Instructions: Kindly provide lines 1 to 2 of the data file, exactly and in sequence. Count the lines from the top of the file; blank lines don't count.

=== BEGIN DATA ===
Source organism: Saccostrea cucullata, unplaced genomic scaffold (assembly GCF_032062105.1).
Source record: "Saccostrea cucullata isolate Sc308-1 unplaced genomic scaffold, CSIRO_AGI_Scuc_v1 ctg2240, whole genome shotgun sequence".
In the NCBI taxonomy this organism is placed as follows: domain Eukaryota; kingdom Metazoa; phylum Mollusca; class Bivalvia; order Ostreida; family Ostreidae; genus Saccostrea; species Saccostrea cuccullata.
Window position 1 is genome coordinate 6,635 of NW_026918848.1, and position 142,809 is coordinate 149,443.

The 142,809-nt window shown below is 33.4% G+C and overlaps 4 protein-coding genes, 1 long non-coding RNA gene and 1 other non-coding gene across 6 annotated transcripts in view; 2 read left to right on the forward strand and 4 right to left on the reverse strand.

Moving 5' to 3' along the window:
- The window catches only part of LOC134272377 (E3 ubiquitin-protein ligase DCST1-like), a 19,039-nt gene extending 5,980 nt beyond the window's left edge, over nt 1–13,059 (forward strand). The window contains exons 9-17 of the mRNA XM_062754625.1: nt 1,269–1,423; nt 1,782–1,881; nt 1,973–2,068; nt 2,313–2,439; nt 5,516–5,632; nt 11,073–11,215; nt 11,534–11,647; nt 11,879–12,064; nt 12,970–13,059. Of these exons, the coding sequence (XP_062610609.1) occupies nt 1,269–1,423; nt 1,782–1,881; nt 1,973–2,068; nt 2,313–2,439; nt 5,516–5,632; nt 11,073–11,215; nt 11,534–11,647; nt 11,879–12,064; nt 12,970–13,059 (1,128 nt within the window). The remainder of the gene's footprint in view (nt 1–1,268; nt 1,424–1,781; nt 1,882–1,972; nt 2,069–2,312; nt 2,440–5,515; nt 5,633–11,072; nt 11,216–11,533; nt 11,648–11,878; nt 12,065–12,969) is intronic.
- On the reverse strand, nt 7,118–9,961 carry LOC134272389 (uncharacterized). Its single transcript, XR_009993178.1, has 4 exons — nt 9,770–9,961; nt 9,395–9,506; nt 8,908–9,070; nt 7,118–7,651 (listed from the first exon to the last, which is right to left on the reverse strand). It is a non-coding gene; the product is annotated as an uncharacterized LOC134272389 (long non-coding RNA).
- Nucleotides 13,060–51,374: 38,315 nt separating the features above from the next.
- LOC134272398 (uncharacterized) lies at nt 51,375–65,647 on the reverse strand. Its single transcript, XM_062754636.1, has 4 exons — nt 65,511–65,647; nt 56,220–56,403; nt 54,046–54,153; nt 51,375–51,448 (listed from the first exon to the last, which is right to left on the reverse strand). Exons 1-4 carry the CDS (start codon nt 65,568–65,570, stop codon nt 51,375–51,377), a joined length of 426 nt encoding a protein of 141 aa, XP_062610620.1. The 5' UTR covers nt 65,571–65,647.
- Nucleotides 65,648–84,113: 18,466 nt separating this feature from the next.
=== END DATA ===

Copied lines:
Source organism: Saccostrea cucullata, unplaced genomic scaffold (assembly GCF_032062105.1).
Source record: "Saccostrea cucullata isolate Sc308-1 unplaced genomic scaffold, CSIRO_AGI_Scuc_v1 ctg2240, whole genome shotgun sequence".